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Fri November 15, 2013
Van de Putte Expected To Officially Announce Her Candidacy Next Week
State Sen. Leticia Van de Putte has reserved a gymnasium at San Antonio College where she's expected to announce her run for lieutenant governor on Nov. 23.
The email sent by the San Antonio Democrat to supporters Friday was similar to the one Sen. Wendy Davis sent prior to officially announcing her bid for governor.
Van de Putte, a 22-year legislative veteran, stopped short of calling herself a candidate for statewide office, but said: “I understand that the future prosperity of Texas families is dependent upon the path we choose to take today. So after much prayer, reflection and discussion with my family and friends, I'm ready to let you, my grassroots supporters, know what is next for me.”
University of Texas Political Science Professor Jim Henson says Van de Putte's passionate campaign style may complement Davis' more measured demeanor if the two women campaign together.
He says Van de Putte may be attractive to some pivotal voter groups.
“She is a woman, Hispanic from an urban area where Democrats will be looking to generate higher registration and higher turnout. But all those things depend not simply on who she is but how the ticket executes," said Henson.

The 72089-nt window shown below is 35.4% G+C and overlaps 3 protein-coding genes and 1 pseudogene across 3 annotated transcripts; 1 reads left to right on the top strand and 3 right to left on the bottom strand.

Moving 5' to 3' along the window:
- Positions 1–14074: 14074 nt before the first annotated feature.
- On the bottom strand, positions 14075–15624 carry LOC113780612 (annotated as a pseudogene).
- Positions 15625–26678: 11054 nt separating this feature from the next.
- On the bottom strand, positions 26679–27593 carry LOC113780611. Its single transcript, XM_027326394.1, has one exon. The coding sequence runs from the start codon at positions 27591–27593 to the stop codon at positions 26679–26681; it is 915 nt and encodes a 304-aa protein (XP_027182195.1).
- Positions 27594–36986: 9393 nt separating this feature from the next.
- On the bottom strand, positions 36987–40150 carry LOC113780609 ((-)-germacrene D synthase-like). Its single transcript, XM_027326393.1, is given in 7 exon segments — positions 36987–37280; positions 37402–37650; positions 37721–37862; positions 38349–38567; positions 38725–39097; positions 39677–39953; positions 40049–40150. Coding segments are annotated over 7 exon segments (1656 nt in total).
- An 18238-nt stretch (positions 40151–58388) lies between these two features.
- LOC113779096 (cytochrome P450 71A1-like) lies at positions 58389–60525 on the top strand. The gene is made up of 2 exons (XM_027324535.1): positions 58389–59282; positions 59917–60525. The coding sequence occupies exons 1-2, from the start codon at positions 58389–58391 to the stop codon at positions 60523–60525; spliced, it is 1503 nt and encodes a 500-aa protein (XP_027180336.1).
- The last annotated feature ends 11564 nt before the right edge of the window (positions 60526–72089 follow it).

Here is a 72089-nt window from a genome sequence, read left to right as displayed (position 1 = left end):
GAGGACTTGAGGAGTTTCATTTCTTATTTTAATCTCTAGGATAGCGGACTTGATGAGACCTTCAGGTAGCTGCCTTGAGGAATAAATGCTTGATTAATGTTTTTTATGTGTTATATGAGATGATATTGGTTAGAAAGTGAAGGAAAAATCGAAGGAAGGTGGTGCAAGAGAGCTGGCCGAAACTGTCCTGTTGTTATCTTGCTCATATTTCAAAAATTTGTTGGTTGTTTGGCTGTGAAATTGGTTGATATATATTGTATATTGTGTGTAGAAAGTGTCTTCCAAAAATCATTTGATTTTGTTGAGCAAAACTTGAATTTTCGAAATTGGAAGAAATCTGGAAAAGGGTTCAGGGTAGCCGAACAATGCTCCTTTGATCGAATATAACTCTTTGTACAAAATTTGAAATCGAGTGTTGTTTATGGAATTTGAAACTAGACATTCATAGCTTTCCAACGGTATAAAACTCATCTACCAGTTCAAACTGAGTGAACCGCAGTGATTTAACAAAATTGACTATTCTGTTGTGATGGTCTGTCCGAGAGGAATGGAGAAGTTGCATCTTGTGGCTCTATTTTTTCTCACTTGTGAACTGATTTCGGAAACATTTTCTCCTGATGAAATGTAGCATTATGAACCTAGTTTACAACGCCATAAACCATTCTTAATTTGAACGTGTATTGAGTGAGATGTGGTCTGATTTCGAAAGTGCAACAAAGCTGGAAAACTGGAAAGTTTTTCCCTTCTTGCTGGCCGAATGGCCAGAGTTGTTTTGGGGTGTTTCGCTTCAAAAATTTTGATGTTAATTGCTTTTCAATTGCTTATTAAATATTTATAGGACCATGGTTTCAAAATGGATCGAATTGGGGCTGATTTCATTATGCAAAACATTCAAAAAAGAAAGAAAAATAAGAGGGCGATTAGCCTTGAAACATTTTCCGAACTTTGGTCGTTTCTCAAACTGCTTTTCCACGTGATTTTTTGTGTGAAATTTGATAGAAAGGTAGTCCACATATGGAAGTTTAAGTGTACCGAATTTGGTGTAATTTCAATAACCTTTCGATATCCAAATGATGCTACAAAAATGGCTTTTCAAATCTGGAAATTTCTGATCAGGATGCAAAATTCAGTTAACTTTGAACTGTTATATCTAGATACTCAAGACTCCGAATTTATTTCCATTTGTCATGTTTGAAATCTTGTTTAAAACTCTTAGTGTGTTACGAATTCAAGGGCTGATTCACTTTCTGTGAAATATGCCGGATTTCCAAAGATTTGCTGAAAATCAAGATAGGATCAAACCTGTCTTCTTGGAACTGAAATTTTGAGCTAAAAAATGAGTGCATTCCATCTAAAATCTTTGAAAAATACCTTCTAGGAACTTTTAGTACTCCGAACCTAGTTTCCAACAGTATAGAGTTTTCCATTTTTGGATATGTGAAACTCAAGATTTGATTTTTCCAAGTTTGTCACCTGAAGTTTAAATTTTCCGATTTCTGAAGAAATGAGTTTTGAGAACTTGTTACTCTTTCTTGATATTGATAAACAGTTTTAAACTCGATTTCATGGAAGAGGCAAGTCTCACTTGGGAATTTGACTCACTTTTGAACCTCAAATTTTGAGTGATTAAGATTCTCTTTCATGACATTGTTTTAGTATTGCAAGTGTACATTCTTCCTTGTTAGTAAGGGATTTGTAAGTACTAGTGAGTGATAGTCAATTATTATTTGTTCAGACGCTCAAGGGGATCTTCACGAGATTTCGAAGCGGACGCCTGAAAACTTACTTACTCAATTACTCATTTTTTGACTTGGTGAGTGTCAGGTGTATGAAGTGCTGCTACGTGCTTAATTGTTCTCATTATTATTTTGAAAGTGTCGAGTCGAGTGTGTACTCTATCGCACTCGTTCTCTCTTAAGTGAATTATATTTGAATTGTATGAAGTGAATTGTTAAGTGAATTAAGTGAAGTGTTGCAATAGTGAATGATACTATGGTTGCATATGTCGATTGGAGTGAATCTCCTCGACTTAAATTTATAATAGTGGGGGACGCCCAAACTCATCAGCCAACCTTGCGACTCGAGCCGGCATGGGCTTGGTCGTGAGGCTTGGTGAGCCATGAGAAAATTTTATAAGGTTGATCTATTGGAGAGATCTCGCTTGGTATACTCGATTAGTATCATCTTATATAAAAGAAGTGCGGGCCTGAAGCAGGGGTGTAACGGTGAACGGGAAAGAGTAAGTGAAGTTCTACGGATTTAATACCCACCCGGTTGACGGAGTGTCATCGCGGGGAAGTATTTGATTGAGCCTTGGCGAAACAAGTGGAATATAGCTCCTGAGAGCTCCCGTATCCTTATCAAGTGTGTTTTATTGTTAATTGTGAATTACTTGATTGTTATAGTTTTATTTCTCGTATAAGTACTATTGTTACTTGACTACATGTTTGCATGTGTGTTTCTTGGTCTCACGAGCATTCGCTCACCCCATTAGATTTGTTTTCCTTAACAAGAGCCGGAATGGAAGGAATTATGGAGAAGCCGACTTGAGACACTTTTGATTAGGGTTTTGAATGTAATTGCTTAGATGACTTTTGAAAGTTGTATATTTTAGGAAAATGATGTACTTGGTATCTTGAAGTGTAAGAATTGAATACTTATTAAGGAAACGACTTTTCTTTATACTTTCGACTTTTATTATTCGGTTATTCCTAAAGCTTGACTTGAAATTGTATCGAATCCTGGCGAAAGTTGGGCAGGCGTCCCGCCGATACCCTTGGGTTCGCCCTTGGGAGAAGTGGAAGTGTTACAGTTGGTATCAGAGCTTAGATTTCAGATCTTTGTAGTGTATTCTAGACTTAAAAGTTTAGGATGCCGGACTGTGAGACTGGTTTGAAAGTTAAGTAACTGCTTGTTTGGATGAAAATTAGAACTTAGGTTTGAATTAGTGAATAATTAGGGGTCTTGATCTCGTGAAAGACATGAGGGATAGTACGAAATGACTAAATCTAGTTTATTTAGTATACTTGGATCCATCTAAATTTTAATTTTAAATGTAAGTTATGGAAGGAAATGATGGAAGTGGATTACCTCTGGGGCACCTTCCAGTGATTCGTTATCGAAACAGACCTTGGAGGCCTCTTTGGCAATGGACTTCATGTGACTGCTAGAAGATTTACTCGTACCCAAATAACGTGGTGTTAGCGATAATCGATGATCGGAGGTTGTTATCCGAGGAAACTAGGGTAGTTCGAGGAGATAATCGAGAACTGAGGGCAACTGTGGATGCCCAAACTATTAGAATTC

In a recent interview with KERA Van de Putte, 58, talked like a lieutenant governor candidate as she criticized the four Republicans campaigning for the office which presides over the Texas Senate.
She said all of them had spewed “anti-immigrant, very toxic sentiments” as they debate who among them has most fervently opposed in-state tuition for Texas high school graduates whose undocumented parents brought them into the country.
Van de Putte sponsored the Texas Dream Act which established the in-state tuition benefit. The GOP candidates have all said students in this country illegally should not be eligible for it.
The Republicans running for their party’s nomination include: Lt. Gov. David Dewhurst, the incumbent; State Sen. Dan Patrick of Houston; Agriculture Commissioner Todd Staples; and Texas Land Commissioner Jerry Patterson.